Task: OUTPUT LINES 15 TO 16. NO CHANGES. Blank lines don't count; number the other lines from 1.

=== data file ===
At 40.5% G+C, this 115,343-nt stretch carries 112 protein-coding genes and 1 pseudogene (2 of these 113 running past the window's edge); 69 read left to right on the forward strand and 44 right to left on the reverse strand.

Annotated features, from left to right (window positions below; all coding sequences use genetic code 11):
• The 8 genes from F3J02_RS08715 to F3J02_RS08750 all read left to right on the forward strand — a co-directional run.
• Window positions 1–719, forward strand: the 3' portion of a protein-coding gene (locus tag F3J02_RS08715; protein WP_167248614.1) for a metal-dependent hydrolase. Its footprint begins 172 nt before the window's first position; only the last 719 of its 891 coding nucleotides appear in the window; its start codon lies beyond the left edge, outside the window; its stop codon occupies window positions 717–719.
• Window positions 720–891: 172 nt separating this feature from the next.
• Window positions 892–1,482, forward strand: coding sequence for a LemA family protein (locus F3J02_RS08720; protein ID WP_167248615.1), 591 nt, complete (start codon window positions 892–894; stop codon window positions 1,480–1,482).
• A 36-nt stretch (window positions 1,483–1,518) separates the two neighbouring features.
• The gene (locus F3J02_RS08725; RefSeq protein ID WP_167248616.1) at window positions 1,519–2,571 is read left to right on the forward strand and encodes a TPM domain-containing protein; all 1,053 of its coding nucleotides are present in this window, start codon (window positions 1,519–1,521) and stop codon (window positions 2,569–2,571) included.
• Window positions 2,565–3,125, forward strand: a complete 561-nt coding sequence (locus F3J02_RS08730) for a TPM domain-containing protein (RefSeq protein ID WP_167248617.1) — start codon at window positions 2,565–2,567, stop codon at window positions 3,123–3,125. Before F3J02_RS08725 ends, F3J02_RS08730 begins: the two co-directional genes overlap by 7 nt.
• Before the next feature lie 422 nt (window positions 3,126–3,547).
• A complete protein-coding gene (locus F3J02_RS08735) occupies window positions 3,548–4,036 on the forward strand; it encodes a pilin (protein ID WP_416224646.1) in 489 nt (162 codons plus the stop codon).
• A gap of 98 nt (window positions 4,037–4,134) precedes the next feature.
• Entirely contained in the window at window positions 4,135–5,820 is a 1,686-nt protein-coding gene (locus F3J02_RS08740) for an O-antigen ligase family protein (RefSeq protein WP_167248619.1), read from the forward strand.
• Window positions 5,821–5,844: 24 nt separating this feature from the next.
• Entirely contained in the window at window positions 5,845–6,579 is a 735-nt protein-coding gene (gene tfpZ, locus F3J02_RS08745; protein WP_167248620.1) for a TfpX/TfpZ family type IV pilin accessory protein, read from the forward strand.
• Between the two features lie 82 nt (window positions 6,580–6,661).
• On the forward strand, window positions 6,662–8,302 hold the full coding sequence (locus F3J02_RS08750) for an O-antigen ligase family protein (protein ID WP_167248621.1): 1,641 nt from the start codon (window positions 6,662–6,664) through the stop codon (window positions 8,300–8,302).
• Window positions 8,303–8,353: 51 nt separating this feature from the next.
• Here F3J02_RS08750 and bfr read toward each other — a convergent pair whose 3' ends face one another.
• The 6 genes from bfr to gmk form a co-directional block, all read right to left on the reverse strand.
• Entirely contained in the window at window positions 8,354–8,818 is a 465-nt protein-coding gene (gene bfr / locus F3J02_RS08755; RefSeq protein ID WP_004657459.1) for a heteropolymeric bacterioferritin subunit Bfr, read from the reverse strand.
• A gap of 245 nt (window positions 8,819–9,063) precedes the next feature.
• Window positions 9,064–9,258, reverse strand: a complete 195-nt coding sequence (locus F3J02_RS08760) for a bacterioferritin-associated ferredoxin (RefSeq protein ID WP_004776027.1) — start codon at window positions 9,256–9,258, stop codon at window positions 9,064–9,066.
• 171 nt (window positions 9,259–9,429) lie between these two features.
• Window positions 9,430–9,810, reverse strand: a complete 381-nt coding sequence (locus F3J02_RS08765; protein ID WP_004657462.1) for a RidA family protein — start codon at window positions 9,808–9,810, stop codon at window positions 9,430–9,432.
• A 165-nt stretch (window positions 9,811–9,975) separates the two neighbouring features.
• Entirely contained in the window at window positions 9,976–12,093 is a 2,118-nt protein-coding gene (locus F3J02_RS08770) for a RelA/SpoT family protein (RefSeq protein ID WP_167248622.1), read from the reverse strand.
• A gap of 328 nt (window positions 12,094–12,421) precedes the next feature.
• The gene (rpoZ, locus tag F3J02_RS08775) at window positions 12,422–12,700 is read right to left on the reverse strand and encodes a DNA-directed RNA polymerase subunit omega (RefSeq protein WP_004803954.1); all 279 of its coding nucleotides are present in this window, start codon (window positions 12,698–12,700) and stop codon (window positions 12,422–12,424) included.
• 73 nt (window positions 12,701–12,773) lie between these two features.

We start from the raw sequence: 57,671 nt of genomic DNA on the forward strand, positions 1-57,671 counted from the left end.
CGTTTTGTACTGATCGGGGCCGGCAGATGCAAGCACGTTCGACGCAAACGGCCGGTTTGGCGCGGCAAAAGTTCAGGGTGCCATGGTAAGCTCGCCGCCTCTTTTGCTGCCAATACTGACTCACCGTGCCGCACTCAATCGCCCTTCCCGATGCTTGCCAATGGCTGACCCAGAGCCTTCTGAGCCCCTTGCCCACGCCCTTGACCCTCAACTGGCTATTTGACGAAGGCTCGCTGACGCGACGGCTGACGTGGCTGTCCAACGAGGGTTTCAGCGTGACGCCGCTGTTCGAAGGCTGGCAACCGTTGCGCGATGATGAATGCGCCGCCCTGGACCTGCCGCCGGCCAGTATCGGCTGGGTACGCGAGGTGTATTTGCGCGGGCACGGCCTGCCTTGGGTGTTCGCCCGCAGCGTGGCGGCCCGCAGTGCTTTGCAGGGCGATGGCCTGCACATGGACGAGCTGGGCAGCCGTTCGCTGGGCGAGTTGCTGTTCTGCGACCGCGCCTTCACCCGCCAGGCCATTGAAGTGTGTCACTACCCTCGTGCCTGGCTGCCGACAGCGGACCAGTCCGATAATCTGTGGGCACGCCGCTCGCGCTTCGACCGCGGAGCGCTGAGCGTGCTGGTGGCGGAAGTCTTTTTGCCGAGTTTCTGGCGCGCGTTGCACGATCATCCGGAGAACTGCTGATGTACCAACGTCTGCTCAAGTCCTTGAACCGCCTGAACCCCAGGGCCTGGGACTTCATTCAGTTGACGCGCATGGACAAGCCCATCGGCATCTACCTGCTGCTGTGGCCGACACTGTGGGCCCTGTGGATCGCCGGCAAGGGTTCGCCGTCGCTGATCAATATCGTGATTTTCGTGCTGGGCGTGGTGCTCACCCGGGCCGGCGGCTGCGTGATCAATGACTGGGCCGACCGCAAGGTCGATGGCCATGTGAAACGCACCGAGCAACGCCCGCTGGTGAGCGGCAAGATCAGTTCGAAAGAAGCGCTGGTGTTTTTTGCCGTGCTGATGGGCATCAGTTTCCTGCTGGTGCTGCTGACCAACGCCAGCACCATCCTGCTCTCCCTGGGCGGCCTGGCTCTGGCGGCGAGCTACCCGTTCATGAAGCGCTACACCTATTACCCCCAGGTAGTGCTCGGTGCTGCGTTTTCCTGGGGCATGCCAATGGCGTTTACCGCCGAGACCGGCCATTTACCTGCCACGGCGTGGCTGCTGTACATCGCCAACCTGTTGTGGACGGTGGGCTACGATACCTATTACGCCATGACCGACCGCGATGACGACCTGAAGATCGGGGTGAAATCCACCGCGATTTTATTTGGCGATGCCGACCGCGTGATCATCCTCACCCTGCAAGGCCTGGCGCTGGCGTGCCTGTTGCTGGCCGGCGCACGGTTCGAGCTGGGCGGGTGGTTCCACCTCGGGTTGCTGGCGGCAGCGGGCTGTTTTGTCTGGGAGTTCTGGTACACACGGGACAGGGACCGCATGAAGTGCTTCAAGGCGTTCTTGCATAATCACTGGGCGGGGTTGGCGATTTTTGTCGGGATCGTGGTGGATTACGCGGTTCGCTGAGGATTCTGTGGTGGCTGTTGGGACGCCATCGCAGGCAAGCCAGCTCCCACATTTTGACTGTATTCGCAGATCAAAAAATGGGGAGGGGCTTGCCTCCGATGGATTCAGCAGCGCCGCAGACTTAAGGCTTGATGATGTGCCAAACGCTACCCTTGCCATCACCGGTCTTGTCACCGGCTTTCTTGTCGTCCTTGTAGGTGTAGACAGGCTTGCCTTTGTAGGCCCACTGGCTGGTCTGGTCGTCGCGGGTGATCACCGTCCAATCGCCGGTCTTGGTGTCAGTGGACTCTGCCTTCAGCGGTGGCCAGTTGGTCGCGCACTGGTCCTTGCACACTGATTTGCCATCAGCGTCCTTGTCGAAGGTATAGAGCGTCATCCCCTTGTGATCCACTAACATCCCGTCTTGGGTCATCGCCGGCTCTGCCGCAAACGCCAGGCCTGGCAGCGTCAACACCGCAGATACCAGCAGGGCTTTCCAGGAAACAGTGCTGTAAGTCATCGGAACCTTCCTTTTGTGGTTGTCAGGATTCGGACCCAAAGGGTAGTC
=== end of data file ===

• Entirely contained in the window at window positions 5,845–6,579 is a 735-nt protein-coding gene (gene tfpZ, locus F3J02_RS08745; protein WP_167248620.1) for a TfpX/TfpZ family type IV pilin accessory protein, read from the forward strand.
• Between the two features lie 82 nt (window positions 6,580–6,661).